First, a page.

In the figure below, let’s define position 1 of the ball as its position immediately after impact. Due to the very short time of impact, this position very closely coincides with the position of the ball just as it touches the tip of the bump at point P, while rolling on the flat surface. Define the datum as coinciding with the initial height of the center of mass G of the ball as it is rolling on the flat surface. In the figure below, let’s define position 2 of the ball as its top-most position while it pivots about point P. If the ball is able to reach this top-most position it will roll down the bump on the other side. We wish to find the minimum initial angular velocity w1 so that the ball is barely able to make it to the top of the bump. This corresponds to a kinetic energy of zero at the top of the bump. Between positions 1 and 2, the equation for conservation of energy is: Where:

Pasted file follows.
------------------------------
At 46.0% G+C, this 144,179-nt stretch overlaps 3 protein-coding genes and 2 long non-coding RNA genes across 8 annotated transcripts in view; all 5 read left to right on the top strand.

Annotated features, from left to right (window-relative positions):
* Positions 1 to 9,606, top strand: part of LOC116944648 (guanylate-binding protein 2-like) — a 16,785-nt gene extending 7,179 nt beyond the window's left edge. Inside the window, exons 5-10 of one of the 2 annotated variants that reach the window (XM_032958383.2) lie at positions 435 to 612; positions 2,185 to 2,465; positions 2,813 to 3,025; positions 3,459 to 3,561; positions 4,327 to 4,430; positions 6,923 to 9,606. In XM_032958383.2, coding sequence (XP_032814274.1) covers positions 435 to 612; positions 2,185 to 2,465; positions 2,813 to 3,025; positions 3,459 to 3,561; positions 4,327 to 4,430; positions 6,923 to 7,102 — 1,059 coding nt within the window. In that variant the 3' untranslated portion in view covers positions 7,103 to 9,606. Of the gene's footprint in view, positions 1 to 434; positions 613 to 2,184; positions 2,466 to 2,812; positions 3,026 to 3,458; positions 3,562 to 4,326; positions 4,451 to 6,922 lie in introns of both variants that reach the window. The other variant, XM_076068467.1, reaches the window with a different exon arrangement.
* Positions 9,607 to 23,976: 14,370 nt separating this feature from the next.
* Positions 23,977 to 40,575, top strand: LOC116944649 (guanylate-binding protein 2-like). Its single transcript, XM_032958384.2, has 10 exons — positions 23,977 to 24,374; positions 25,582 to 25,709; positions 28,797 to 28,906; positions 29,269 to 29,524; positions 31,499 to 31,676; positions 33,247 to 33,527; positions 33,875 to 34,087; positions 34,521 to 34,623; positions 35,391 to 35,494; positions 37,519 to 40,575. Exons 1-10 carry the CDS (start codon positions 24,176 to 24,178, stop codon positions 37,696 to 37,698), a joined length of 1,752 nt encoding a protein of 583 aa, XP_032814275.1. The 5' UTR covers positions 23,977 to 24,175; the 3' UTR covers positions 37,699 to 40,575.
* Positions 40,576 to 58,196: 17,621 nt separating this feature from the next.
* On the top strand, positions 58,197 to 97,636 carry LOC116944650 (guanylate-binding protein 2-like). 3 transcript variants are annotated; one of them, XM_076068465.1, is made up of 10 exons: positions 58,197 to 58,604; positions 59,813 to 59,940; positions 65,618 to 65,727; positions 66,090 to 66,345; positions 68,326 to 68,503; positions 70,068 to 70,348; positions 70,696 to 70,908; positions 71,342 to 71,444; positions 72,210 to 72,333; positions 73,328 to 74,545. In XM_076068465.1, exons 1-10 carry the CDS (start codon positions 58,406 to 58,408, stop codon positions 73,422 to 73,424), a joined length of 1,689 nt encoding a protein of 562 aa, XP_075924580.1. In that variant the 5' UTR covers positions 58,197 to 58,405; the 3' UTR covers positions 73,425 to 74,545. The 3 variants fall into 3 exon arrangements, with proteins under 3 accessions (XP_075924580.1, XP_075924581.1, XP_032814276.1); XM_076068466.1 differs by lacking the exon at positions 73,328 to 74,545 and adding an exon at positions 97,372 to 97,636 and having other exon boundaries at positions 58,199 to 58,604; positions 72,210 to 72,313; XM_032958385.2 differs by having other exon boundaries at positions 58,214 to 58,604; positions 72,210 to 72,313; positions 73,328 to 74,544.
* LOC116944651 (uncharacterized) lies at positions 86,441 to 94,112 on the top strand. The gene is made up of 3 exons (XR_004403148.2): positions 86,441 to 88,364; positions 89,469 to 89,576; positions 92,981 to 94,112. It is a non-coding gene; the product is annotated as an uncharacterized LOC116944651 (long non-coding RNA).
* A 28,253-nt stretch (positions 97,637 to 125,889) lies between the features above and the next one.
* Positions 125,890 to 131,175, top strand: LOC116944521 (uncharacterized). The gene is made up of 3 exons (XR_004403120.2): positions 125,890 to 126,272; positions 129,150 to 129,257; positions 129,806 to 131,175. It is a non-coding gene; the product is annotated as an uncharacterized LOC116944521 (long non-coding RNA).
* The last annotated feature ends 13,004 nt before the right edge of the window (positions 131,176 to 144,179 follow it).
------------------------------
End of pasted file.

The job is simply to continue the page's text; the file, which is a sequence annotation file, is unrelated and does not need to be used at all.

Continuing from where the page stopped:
T1 is the initial kinetic energy of the ball

V1 is the initial potential energy of gravity acting on the ball

T2 is the final kinetic energy of the ball

V2 is the final potential energy of gravity acting on the ball

The initial kinetic energy of the ball is: The initial potential energy of gravity acting on the ball (measured from the datum) is: The final kinetic energy of the ball is: The final potential energy of gravity acting on the ball (measured from the datum) is: Substituting equations (13)-(16) into equation (12) we get From before, and Substitute the above two equations into equation (17), and we get Solving for wf we get Substituting this equation into equation (11) and solving for w1 we get This is the minimum initial angular velocity so that the ball just makes it over the bump.

The minimum initial speed of the ball v1 is: Comment

It’s interesting that when solving for wf immediately after impact, we do not need to solve for Fpx and Fpy in the impulse terms: If we wanted to solve for Fpx and Fpy we would need more information, such as the impact time, and the material properties of the bump and ball. Fortunately, for many problems involving impulse and momentum, this isn’t necessary.